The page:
- Slides: 25
What is Culture? � Culture – the complex mix of values, beliefs, behaviors, and material objects that together form a people’ way of life (Material/Non. Material) � Values – are culturally defined standards that guide the way people assess desirability, goodness, and beauty, and that serve as guidelines for moral living. � Beliefs, Behaviors, Norms
Cultural Landscape �If you have ever studied the earth’s surface from an airplane thousands of feet in the air, you have observed the cultural landscape – the modification of the natural landscape by human activities.
Culture �Cultural Trait-A single attribute of a culture is called a Culture Trait and a culture region consists of countless numbers of traits. �Cultural Complex “American”
Acculturation �Acculturation – when smaller/weaker groups take on traits of the larger/dominant culture. Can be 2 -way process –. Aztecs acculturated into Spanish culture, but some Aztec traits remained and became Spanish culture.
Assimilation �Assimilation – the adoption of cultural elements can be so complete that two cultures become indistinguishable – e. g. – jeans being worn here in Japan
Folk Culture � Is traditionally practiced by small, homogenous groups living in isolated rural areas Wearing a sari in India � Small Scale � Slow Change due to lack of communication
Popular Culture � Found in large, heterogeneous societies that share certain habits (like wearing jeans) despite differences in personal characteristics. � Varies from time to time at any given place � Changes rapidly � Global V. Local � Environment (Native Americans/Nature)
Diffusion of folk vs. popular culture �Folk culture Anonymous or multiple hearths Relocation, not expansion �Popular culture Deliberate innovation, advanced economies Mass production Expansion (hierarchical or contagious)
Two Types of Diffusion �Expansion �Relocation
Kinds of Expansion Diffusion �Hierarchical Diffusion – spread of an idea through an established structure usually from people or areas of power down to other people or areas
Expansion Diffusion �Contagious Diffusion – spread of an idea/trait/concept through a group of people or an area equally without regard to social class, economic position or position of power.
Expansion Diffusion �Stimulus Diffusion – the spread of an underlying principle even though the characteristic itself does not spread. � OR �Stimulus Diffusion - involves the transfer of an underlying concept or idea, without the specific accompanying traits due to some cultural or other barrier to the movement of the idea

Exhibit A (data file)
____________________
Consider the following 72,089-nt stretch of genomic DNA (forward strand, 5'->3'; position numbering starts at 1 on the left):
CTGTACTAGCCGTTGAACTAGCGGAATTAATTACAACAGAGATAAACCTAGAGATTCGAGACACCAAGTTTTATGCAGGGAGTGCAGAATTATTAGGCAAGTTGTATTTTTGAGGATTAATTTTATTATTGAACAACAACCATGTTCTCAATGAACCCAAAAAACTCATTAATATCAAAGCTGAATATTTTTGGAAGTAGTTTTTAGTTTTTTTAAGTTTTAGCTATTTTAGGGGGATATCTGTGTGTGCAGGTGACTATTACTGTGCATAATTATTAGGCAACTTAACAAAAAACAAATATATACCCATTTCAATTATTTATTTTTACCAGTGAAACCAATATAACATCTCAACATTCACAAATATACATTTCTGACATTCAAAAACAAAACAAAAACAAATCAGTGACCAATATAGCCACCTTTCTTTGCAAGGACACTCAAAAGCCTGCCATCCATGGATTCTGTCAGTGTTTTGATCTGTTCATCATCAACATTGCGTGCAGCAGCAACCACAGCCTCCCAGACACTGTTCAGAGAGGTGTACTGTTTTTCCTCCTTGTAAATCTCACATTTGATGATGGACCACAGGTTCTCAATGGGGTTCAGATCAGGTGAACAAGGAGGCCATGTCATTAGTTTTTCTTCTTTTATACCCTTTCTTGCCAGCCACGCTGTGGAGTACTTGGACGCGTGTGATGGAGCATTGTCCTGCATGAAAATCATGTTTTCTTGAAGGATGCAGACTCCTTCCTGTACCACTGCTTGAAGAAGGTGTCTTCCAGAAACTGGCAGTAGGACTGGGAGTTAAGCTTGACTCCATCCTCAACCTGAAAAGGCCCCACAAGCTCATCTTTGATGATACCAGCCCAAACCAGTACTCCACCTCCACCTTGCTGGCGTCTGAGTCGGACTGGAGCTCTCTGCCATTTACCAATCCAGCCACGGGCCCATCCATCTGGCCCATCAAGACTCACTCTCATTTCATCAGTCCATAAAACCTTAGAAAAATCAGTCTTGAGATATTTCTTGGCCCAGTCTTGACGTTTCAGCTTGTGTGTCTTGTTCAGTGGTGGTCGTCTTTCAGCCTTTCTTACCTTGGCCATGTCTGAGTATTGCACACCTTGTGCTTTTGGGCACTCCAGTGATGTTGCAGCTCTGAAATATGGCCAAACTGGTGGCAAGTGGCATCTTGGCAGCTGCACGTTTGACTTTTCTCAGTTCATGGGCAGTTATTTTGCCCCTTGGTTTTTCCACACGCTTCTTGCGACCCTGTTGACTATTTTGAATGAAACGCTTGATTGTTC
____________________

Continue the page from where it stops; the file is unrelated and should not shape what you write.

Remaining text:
RELOCATION DIFFUSION Sequential diffusion process in which the items being diffused are transmitted by their carrier agents as they evacuate the old areas and relocate to new ones. The most common form of relocation diffusion involves the spreading of innovations by a migrating population. �This occurs when the people migrate and take their cultural attributes with them.
Where do Folk & Popular Culture Originate and Diffuse? �Folk Music Transmitted Orally Folk songs tell a story or convey information about daily activities Spirituals ▪ “Wade in the Water”
Diffusion and music: the blues �Folk music of African- Americans �Based on slavery, religion Call-and-response Hidden messages Subject matter
Diffusion and music: the blues �Hearth: Mississippi Delta �Relocation diffusion: Memphis, Chicago, Texas, St. Louis, Detroit, Piedmont �Contagious diffusion: radio, TV �Popular culture: jazz, rockand-roll, hip-hop
Diffusion and music: the blues �Original hearth: Africa? �Similar sounds, rhythms �Griot or traveling storyteller/musician �Banjo/guitar, percussion
Popular Music �Is written by specific individuals for the purpose of being sold to a large number of people �Broadcasting 1940 s �Hip Hop: Why not folk?
Diffusion and sports: soccer �Spread by contagious diffusion Exchange students from Netherlands English engineers to Spain Expatriates throughout British Empire �Rugby modified in U. S. : American football �Rapid spread through television
Diffusion and sports: soccer �English, Scots, Vikings, Romans, Greeks, Egyptians, Assyrians, Persians, Chinese, Japanese, Native Americans �Folk origin: 11 th century England �Village-wide contests �Banned between late 1300 s and 1600
Diffusion and sports: soccer �Transition to popular culture �Industrial Revolution: more time, income Professional soccer leagues (1863) Standardized rules Distinguished from rugby